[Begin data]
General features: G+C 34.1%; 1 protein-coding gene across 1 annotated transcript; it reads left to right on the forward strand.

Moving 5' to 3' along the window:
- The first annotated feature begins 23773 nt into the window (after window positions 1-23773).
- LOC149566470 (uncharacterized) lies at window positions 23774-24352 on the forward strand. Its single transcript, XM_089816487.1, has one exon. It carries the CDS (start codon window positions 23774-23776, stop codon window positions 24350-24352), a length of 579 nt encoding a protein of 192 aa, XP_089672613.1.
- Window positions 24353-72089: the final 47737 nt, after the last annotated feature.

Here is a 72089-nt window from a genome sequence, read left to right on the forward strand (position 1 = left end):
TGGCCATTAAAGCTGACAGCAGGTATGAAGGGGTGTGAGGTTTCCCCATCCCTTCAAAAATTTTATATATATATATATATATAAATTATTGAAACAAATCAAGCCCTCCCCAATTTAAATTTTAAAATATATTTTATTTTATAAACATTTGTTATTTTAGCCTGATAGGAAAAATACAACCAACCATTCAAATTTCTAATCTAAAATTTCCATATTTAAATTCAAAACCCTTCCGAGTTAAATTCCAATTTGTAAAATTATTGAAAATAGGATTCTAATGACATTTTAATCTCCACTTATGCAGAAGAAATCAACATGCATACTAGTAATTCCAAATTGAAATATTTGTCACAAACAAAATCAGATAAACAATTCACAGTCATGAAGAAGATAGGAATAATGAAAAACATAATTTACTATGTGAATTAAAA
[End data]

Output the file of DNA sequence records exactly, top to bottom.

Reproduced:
General features: G+C 34.1%; 1 protein-coding gene across 1 annotated transcript; it reads left to right on the forward strand.

Moving 5' to 3' along the window:
- The first annotated feature begins 23773 nt into the window (after window positions 1-23773).
- LOC149566470 (uncharacterized) lies at window positions 23774-24352 on the forward strand. Its single transcript, XM_089816487.1, has one exon. It carries the CDS (start codon window positions 23774-23776, stop codon window positions 24350-24352), a length of 579 nt encoding a protein of 192 aa, XP_089672613.1.
- Window positions 24353-72089: the final 47737 nt, after the last annotated feature.

Here is a 72089-nt window from a genome sequence, read left to right on the forward strand (position 1 = left end):
TGGCCATTAAAGCTGACAGCAGGTATGAAGGGGTGTGAGGTTTCCCCATCCCTTCAAAAATTTTATATATATATATATATATAAATTATTGAAACAAATCAAGCCCTCCCCAATTTAAATTTTAAAATATATTTTATTTTATAAACATTTGTTATTTTAGCCTGATAGGAAAAATACAACCAACCATTCAAATTTCTAATCTAAAATTTCCATATTTAAATTCAAAACCCTTCCGAGTTAAATTCCAATTTGTAAAATTATTGAAAATAGGATTCTAATGACATTTTAATCTCCACTTATGCAGAAGAAATCAACATGCATACTAGTAATTCCAAATTGAAATATTTGTCACAAACAAAATCAGATAAACAATTCACAGTCATGAAGAAGATAGGAATAATGAAAAACATAATTTACTATGTGAATTAAAA